‘It is time to put differences aside and listen to the majority of Americans who agree with creating a pathway to citizenship for undocumented immigrants, and push forward vital legislation that supports our undocumented immigrants.’

Adi Talwar

Citizenship ceremony space at the Citizenship and Immigration Services (USCIS) offices in downtown Manhattan in 2016. Much has changed since then.

Three years ago, I sat in the Pearl Street Courthouse in lower Manhattan for my naturalization ceremony. The district judge read through the names of every country that was represented in the room that day. As each nation’s name was called, smiles spread across the faces of families throughout the room. That day, our histories and heritage were recognized alongside our belonging to this country.

Today, I write this as the assembly member representing my neighborhood of Astoria, Queens. My reality is far from the ones of my undocumented neighbors whose roles in our communities often go unrecognized. After nearly 2.2 million immigrants went to the frontline as essential workers during COVID-19, many were left out of government financial relief because they lacked status. Unfortunately, being excluded even though they contribute each day to the strength of our economy and overall well-being has long been a reality for millions of undocumented immigrants denied a pathway to citizenship. 

In my district, I discovered that a landlord had been trying to drive out sixteen Bangladeshi immigrant families from their rent-stabilized apartments by turning off their heat and hot water. Many of these tenants are essential workers, and some even have children as young as 10 months old, and yet some were wary of seeking help from institutions that are supposed to protect their rights because of their immigration status. These stories are not uncommon.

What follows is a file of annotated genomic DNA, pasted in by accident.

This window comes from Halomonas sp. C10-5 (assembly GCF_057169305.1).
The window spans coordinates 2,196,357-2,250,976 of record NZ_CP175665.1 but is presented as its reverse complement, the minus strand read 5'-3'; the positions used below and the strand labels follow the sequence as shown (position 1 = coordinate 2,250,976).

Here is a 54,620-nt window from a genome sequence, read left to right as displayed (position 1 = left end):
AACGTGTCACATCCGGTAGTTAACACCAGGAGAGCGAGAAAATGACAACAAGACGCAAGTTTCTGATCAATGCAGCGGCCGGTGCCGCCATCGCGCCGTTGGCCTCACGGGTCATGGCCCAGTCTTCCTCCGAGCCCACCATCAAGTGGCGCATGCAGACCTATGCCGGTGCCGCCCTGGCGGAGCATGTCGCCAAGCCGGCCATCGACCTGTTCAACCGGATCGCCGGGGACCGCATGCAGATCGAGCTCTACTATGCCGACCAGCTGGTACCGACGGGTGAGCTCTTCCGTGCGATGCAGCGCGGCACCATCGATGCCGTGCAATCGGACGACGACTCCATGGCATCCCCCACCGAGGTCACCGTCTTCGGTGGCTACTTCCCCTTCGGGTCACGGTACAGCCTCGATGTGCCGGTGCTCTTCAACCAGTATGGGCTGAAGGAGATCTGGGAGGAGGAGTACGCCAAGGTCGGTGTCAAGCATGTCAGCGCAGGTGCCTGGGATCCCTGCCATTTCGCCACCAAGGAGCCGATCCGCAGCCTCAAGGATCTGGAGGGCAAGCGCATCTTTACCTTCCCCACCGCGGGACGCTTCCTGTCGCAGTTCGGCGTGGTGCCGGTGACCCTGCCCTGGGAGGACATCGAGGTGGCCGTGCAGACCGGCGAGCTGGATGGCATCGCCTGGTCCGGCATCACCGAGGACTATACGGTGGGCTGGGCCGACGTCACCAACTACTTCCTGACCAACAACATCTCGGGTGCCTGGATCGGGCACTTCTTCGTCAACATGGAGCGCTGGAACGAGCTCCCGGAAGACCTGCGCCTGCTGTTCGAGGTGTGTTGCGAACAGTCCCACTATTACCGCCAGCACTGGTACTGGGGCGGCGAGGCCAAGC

Today, New York is proudly home to 4.4 million immigrants, including 330,000 undocumented essential workers, nearly 28,000 Deferred Action for Childhood Arrival (DACA) program recipients, and over 40,000 Temporary Protected Status (TPS) holders that support industries from agriculture to healthcare services. And in the midst of global uncertainty and economic regression, many spend their days on the frontlines of the pandemic working in critical industries such as healthcare, sanitation, maintenance, agriculture, and domestic work, among others. In fact, 64 percent of undocumented immigrants in New York are essential workers. These neighbors face constant anxiety about the future and, for many, a consistent threat of deportation.

We need to reform our immigration system to put family and humanity at center focus to ensure all undocumented individuals and future generations of immigrants can be welcome with dignity.

Just look at how in February alone, about 900 Haitians were reportedly deported. Further, the President will once again miss the mark on his pledge to allow 62,500 refugees into the country. While he is working to reverse this by raising the refugee ceiling, it will still be hard to achieve. This should serve as a reminder that we must hold our elected officials accountable for what they promised our immigrant neighbors and us, and that is a pathway to citizenship for the undocumented community.

Today, I am calling on our leaders to come together to pass the U.S. Citizenship Act as a step towards providing our neighbors the security they deserve. It lays out an earned roadmap for undocumented individuals to apply for permanent residence and strengthens labor protections, including protecting workers who are victims of workplace retaliation from deportation. All immigrants deserve the feeling I had that day in the Pearl Street Courthouse—the feeling of belonging and recognition in our country. To do this, we must pass the U.S. Citizenship Act and continue to fight for dignity for all that live here.

In addition, I call upon U.S. Senate Majority Leader Chuck Schumer to take every avenue possible to support our state’s undocumented workers, Dreamers, and TPS holders. It is time to put differences aside and listen to the majority of Americans who agree with creating a pathway to citizenship for undocumented immigrants, and push forward vital legislation that supports our undocumented immigrants. We cannot afford to lose our undocumented immigrant communities that are essential to our country—it’s time we start treating them accordingly.

Assemblymember Zohran Mamdani was born and raised in Kampala, Uganda and moved to New York City with his family at the age of 7. He was elected to represent District 36 in 2020 and is the first South Asian man and the first Ugandan to ever be a member of the legislative body.